At the end of the nineteenth century each of the six Australian colonies had distinct tax systems, which were almost entirely reliant on customs and excise duties.
Consistent with most industrialised countries, Australia’s tax take (measured as the tax to GDP ratio) grew significantly over the twentieth century, in line with the expanding role of government . At the time of Federation Australia’s tax to GDP ratio was around 5 per cent. . Between the two World Wars, government expenditure and tax revenues grew significantly and by the beginning of the Second World War, Australia’s tax take was over 11per cent of GDP
Between 1915 and 1942, income taxes were levied at both the state and federal level, leading to complexity and inequitable taxation of income across states. The Second World War saw fundamental changes to Australia’s taxation system.
By the end of the Second World War, taxation revenue had grown to over 22percent of GDP. The further increase in taxation largely reflected Australia’s involvement in the war and the introduction of government support programmes, such as the widows’ pension in 1942 and unemployment relief in 1944.
Tax revenues tended to fall in the middle of the twentieth century and by 1963-64 the tax take was around 18 per cent of GDP. It then increased significantly between 1973 and 1975, largely as a result of increased funding for social programmes. There has since been a modest rise in Australia’s tax take, similar to the experience of many other OECD countries. Nevertheless, Australia’s tax to GDP ratio is currently the eighth lowest among the 30 OECD countries.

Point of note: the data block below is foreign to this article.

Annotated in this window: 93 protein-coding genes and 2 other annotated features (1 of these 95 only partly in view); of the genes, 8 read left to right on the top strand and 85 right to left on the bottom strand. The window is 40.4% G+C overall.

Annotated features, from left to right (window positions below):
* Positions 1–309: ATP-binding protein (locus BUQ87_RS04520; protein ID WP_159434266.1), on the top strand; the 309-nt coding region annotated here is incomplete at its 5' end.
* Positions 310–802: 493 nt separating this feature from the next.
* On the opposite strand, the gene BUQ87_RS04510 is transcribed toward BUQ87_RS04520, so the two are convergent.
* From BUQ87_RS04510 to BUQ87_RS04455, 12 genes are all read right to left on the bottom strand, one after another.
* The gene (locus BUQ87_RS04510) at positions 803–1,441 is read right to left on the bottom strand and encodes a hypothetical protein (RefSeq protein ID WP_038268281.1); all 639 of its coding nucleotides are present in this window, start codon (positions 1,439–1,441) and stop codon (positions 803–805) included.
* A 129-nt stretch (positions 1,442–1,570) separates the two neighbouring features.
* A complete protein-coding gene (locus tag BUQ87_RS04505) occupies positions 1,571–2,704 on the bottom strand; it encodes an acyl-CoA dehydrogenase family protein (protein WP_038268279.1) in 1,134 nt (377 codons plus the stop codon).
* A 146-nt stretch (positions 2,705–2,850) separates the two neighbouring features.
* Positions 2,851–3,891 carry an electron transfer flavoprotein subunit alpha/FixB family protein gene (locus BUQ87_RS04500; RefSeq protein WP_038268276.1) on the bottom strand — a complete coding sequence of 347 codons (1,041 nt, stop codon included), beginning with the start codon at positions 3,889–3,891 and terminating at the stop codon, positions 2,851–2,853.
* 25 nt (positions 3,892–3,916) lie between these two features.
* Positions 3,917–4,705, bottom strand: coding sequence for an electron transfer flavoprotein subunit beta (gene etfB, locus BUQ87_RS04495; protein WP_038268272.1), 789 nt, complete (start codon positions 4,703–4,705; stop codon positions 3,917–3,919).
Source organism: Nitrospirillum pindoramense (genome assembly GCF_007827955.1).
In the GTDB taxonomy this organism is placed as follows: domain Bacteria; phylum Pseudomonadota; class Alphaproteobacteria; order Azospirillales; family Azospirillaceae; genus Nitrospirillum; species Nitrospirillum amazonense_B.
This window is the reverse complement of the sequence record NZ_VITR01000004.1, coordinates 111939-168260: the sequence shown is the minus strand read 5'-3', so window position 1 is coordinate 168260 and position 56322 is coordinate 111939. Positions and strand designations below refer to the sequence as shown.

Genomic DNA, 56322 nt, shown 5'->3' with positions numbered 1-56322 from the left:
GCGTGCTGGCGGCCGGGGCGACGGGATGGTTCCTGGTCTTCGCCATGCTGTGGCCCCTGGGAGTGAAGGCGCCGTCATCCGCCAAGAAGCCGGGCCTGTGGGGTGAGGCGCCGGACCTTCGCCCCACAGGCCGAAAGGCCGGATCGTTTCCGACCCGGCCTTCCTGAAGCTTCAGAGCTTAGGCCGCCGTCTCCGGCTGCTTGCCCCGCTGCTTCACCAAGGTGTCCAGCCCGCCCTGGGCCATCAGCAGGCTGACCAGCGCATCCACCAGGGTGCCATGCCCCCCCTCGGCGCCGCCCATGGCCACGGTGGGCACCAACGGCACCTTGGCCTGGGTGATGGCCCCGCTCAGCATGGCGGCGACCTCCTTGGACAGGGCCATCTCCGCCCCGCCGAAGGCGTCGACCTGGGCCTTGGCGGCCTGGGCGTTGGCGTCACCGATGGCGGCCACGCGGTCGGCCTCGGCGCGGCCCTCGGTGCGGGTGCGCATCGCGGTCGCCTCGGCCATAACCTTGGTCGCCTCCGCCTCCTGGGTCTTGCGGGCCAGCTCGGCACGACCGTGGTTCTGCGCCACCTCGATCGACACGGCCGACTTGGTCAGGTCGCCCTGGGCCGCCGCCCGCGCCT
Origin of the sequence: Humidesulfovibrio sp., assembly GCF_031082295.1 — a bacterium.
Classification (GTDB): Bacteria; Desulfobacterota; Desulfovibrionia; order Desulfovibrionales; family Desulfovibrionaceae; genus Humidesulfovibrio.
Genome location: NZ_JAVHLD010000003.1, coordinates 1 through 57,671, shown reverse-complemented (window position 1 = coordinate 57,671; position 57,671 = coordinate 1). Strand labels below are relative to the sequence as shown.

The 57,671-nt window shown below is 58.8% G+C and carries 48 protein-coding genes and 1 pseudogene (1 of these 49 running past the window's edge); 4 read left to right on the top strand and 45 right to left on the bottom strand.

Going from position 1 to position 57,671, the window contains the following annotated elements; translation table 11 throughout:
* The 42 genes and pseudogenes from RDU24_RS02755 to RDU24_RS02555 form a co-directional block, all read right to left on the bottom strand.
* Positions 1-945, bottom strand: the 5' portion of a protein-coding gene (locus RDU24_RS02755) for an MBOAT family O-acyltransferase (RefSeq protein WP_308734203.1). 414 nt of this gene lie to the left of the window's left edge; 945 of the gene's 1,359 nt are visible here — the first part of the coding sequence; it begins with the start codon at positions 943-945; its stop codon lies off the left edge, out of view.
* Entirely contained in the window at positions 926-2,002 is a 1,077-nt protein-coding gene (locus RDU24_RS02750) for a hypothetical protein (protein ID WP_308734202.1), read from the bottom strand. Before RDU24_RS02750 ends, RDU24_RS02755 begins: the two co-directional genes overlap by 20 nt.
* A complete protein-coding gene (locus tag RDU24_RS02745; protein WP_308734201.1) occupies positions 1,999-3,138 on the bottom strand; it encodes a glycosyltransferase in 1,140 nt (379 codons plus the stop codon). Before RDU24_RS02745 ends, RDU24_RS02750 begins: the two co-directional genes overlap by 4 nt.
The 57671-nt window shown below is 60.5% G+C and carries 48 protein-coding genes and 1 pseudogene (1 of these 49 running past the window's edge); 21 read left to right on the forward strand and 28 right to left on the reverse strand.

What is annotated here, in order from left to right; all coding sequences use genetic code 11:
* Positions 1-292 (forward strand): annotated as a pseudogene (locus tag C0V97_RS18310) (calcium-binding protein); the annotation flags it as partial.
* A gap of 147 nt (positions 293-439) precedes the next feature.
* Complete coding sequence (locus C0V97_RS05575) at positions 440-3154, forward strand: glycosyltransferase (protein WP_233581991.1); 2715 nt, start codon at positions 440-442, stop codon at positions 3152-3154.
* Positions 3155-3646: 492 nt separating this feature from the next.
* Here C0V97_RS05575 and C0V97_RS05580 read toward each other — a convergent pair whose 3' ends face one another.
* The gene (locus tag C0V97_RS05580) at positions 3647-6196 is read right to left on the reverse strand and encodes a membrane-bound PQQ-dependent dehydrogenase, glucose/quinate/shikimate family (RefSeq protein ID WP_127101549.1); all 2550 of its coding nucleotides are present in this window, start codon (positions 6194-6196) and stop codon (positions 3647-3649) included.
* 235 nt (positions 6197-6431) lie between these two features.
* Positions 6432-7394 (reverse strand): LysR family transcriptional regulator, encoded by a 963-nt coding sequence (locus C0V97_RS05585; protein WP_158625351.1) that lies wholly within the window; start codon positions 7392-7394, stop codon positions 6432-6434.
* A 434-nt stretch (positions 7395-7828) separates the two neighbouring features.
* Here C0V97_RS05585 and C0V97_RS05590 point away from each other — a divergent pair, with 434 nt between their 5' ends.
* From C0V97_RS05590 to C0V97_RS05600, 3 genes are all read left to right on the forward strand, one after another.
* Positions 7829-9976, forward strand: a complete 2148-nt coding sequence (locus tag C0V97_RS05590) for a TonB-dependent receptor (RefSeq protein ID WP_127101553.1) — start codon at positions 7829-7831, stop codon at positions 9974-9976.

By the time of Federation in 1901, Australia had evolved from frontier-style penal and migrant settlements to a modern economy with growing urban and rural populations, rising wealth, and demand for a greater role for government.
Social and demographic changes led to corresponding changes in taxation. Formerly dependent on hidden and regressive indirect taxes such as customs and excise duties, late in the nineteenth century the colonies began to introduce direct, progressive taxes on land and income. The rate of change to the tax bases varied between the colonies according to their stage of development.
By Federation many of the colonies had introduced income taxes, each with their own definition of assessable income and different rates applying to differing categories of income. . This situation became problematic following Federation due to increasing population and capital mobility between states.
. The federal government rates were low and cut in at a high income threshold, minimising double taxation. Following the war, the federal government continued to impose income tax, meaning that two tiers of government were sharing, and competing for revenue from, a common taxation base.
Northcity Accountants Tax Agents , part of the 55,000 Tax Agents administered by The Tax practioners Board & Australian Taxation Office.
The Tax Administration in Australia is aimed through Tax Agents to all Australians to Pay theit fair share of tax.
Tax Agents are the Guardian Angels of the Australian Tax system.